During the American Revolution Northern Campaign Invasion of Canada in 1775, General Richard Montgomery troops camped on the Island as did forces from General John Burgoyne’s invasion army in 1777. In the days preceding the Battle of Valcour, Benedict Arnold’s fleet anchored off the shore.
The Town of Isle La Motte was chartered in 1779. It was primarily a farming community.
The quarry business began again in 1788 to provide furnishing building stone from at least 3 sites located south of the Town center along the shore (1 on the west shore and 2 on the east). (good photo on http://www.fiskfarm.com/fiskfarm/Historic_Fisk_Farm.html) There are many ‘test pits’ visible from the roadside or when walking in Isle La Motte’s mixed tree forests. During their operation the quarries were one of the main employers in the Town and all 7 stone buildings are composed of this rock. The quarry blocks were marketed as “Fisk black” or “Fisk gray,” and now can be purchased under the name commercially sold as “French gray” or “Champlain black”. Most of the quarrying operations stopped in the mid-1960s. When you visit the Historic Society Campus look at the outside walls of the Stone Schoolhouse and count how many of the 480 million year old fossilized creatures you can see.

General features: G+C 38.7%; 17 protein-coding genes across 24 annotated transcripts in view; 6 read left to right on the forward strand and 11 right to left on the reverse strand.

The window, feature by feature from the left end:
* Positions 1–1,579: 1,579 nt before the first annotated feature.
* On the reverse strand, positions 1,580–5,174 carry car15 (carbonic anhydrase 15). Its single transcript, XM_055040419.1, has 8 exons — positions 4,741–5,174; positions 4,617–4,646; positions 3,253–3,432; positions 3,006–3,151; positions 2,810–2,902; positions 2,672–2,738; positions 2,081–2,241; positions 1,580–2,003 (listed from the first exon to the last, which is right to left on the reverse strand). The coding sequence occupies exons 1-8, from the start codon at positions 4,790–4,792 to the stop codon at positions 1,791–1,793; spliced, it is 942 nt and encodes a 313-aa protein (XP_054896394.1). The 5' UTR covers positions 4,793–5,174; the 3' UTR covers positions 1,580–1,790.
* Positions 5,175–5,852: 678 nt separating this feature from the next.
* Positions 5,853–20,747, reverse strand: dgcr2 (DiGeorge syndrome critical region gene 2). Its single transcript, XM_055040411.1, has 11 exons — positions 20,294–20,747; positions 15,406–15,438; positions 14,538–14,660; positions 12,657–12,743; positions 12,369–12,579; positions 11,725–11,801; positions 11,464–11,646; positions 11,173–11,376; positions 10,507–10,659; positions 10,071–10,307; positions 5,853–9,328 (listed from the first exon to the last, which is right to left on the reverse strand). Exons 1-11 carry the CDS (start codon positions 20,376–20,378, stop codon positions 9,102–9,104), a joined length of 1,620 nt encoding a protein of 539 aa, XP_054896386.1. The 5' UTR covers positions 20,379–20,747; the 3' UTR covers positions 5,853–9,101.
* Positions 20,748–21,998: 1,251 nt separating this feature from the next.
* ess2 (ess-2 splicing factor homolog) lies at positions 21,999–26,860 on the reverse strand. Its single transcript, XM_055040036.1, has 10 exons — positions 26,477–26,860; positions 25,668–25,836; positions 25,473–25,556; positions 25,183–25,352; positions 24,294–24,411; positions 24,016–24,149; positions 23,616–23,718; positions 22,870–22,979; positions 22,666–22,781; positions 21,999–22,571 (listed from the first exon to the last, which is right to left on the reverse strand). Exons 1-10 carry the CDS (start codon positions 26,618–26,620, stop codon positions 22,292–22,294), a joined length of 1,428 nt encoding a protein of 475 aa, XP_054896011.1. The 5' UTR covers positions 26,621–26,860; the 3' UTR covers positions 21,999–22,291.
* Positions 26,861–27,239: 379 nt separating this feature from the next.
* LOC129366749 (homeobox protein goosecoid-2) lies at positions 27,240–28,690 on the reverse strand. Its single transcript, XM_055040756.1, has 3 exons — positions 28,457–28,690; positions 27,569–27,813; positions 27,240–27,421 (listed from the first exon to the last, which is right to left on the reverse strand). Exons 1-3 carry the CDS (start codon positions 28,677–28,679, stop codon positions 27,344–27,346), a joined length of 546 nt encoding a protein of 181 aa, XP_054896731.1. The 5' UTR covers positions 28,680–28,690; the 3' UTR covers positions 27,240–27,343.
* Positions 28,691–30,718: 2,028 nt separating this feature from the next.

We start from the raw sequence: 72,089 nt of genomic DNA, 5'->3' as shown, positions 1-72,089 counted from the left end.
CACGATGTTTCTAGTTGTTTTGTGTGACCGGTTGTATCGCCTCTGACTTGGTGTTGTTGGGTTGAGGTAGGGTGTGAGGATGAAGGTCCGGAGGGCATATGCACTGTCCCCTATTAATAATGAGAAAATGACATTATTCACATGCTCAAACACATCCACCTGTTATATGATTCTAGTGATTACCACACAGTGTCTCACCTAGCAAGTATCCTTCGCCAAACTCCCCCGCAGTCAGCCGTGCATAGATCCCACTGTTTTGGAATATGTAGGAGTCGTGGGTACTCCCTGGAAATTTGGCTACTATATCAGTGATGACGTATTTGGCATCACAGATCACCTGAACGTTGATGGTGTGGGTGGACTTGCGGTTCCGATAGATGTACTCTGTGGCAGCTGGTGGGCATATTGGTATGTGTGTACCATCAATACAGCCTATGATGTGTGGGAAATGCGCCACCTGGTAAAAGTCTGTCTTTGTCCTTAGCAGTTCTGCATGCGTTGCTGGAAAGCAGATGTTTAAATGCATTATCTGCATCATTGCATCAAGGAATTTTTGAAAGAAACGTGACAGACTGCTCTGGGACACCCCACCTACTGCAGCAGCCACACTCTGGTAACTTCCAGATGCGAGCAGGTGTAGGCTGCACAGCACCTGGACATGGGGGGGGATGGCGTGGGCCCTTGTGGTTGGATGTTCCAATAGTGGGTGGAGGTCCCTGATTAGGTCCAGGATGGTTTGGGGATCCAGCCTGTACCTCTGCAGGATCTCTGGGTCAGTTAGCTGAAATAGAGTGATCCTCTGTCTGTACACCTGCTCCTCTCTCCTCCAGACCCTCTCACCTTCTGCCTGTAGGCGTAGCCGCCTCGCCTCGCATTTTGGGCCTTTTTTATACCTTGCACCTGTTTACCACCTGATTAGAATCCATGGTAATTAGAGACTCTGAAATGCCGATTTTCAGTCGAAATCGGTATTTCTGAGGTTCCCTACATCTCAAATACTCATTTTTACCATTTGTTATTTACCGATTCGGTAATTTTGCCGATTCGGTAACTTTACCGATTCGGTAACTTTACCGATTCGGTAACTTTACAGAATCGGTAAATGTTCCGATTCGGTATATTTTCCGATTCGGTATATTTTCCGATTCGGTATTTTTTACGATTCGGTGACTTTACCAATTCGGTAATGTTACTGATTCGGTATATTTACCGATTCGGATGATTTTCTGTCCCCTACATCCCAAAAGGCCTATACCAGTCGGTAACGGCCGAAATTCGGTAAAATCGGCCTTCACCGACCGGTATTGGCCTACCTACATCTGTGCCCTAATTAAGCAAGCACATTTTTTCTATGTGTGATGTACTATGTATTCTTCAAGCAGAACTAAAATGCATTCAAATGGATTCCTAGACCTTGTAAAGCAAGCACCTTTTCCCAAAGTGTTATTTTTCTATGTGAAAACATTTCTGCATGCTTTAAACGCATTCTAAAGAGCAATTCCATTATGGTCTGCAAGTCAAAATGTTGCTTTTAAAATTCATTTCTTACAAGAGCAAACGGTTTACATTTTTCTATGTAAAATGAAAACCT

In 1802 the town’s name was changed from Isle La Motte to Vineyard. The official records give no indication of the rationale behind the change. Generally speaking, throughout the United States, the name Vineyard has been used in places that either had large numbers of grapes vines (true on Isle La Motte as you can see from the 3 established vineyards on the Island) or the community wanted to be known as grape growing areas. Whatever the reason, the change was not a permanent one and in 1830 the name was changed back to Isle La Motte.
During the War of 1812, the British Capt. Daniel Pring erected a battery of three long 18-pdr guns on the west shore of the Island to protect Chazy Landing, NY on the opposite shore. The British Captain George Downie fleet anchored offshore the west side of the island prior to sailing to their defeat by the American’s at Cumberland Bay on September 11, 1814.
It was here on Isle la Motte, at the Fisk Farm, in September 1901 that Vice President Theodore Roosevelt heard the news that President McKinley had been assassinated. Roosevelt, staying with the prominent Fisk family, was guest at a Vermont Fish and Game League dinner.
The Champlain Tercentenary Celebrations occurred in 1909 at the site of the old Fort Ste. Anne. A large Indian ‘pageants’ was staged, and visiting dignitaries from near and far came to celebrate the great French explorer who gave his name to the lake.